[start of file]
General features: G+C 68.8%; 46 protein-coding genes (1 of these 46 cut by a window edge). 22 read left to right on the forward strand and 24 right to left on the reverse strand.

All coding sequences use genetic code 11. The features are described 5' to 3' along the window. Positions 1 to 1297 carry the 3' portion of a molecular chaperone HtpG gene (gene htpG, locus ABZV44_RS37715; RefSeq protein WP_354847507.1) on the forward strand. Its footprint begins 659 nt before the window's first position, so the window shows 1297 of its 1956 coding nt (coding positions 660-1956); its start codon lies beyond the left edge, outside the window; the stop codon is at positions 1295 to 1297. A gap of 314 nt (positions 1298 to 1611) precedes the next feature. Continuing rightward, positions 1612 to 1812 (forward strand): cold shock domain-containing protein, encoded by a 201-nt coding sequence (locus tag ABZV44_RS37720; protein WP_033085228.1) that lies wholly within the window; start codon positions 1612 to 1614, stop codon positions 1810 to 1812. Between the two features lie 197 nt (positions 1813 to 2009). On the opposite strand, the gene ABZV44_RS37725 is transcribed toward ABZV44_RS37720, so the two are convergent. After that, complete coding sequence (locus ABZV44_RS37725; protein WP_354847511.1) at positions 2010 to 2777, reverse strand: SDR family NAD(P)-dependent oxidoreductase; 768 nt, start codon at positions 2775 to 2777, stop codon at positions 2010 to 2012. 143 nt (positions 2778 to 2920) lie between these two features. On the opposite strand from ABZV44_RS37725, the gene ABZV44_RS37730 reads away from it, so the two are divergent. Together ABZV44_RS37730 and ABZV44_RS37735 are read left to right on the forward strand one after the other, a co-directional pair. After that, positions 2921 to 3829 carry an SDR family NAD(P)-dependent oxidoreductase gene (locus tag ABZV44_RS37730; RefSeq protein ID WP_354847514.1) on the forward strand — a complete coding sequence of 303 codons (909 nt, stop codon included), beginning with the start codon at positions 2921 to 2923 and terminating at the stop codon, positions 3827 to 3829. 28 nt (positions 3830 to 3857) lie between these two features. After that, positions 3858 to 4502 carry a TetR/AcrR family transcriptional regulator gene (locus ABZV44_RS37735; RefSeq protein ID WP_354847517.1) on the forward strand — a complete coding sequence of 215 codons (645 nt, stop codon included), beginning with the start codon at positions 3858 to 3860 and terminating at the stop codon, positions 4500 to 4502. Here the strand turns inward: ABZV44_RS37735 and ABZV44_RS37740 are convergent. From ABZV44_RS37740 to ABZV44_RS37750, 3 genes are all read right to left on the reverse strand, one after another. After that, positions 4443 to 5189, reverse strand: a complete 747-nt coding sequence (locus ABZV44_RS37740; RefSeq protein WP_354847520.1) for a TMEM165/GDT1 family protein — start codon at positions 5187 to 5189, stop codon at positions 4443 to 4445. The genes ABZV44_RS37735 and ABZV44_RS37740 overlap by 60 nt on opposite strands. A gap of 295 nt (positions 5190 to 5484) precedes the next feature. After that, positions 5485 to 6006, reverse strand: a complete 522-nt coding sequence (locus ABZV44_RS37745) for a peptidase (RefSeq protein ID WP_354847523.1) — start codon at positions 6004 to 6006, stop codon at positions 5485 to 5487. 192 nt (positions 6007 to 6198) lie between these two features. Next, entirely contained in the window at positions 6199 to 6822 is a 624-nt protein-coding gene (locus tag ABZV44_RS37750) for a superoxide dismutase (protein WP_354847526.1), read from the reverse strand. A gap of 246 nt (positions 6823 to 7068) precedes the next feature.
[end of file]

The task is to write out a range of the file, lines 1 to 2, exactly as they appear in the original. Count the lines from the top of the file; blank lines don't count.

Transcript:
General features: G+C 68.8%; 46 protein-coding genes (1 of these 46 cut by a window edge). 22 read left to right on the forward strand and 24 right to left on the reverse strand.

All coding sequences use genetic code 11. The features are described 5' to 3' along the window. Positions 1 to 1297 carry the 3' portion of a molecular chaperone HtpG gene (gene htpG, locus ABZV44_RS37715; RefSeq protein WP_354847507.1) on the forward strand. Its footprint begins 659 nt before the window's first position, so the window shows 1297 of its 1956 coding nt (coding positions 660-1956); its start codon lies beyond the left edge, outside the window; the stop codon is at positions 1295 to 1297. A gap of 314 nt (positions 1298 to 1611) precedes the next feature. Continuing rightward, positions 1612 to 1812 (forward strand): cold shock domain-containing protein, encoded by a 201-nt coding sequence (locus tag ABZV44_RS37720; protein WP_033085228.1) that lies wholly within the window; start codon positions 1612 to 1614, stop codon positions 1810 to 1812. Between the two features lie 197 nt (positions 1813 to 2009). On the opposite strand, the gene ABZV44_RS37725 is transcribed toward ABZV44_RS37720, so the two are convergent. After that, complete coding sequence (locus ABZV44_RS37725; protein WP_354847511.1) at positions 2010 to 2777, reverse strand: SDR family NAD(P)-dependent oxidoreductase; 768 nt, start codon at positions 2775 to 2777, stop codon at positions 2010 to 2012. 143 nt (positions 2778 to 2920) lie between these two features. On the opposite strand from ABZV44_RS37725, the gene ABZV44_RS37730 reads away from it, so the two are divergent. Together ABZV44_RS37730 and ABZV44_RS37735 are read left to right on the forward strand one after the other, a co-directional pair. After that, positions 2921 to 3829 carry an SDR family NAD(P)-dependent oxidoreductase gene (locus tag ABZV44_RS37730; RefSeq protein ID WP_354847514.1) on the forward strand — a complete coding sequence of 303 codons (909 nt, stop codon included), beginning with the start codon at positions 2921 to 2923 and terminating at the stop codon, positions 3827 to 3829. 28 nt (positions 3830 to 3857) lie between these two features. After that, positions 3858 to 4502 carry a TetR/AcrR family transcriptional regulator gene (locus ABZV44_RS37735; RefSeq protein ID WP_354847517.1) on the forward strand — a complete coding sequence of 215 codons (645 nt, stop codon included), beginning with the start codon at positions 3858 to 3860 and terminating at the stop codon, positions 4500 to 4502. Here the strand turns inward: ABZV44_RS37735 and ABZV44_RS37740 are convergent. From ABZV44_RS37740 to ABZV44_RS37750, 3 genes are all read right to left on the reverse strand, one after another. After that, positions 4443 to 5189, reverse strand: a complete 747-nt coding sequence (locus ABZV44_RS37740; RefSeq protein WP_354847520.1) for a TMEM165/GDT1 family protein — start codon at positions 5187 to 5189, stop codon at positions 4443 to 4445. The genes ABZV44_RS37735 and ABZV44_RS37740 overlap by 60 nt on opposite strands. A gap of 295 nt (positions 5190 to 5484) precedes the next feature. After that, positions 5485 to 6006, reverse strand: a complete 522-nt coding sequence (locus ABZV44_RS37745) for a peptidase (RefSeq protein ID WP_354847523.1) — start codon at positions 6004 to 6006, stop codon at positions 5485 to 5487. 192 nt (positions 6007 to 6198) lie between these two features. Next, entirely contained in the window at positions 6199 to 6822 is a 624-nt protein-coding gene (locus tag ABZV44_RS37750) for a superoxide dismutase (protein WP_354847526.1), read from the reverse strand. A gap of 246 nt (positions 6823 to 7068) precedes the next feature.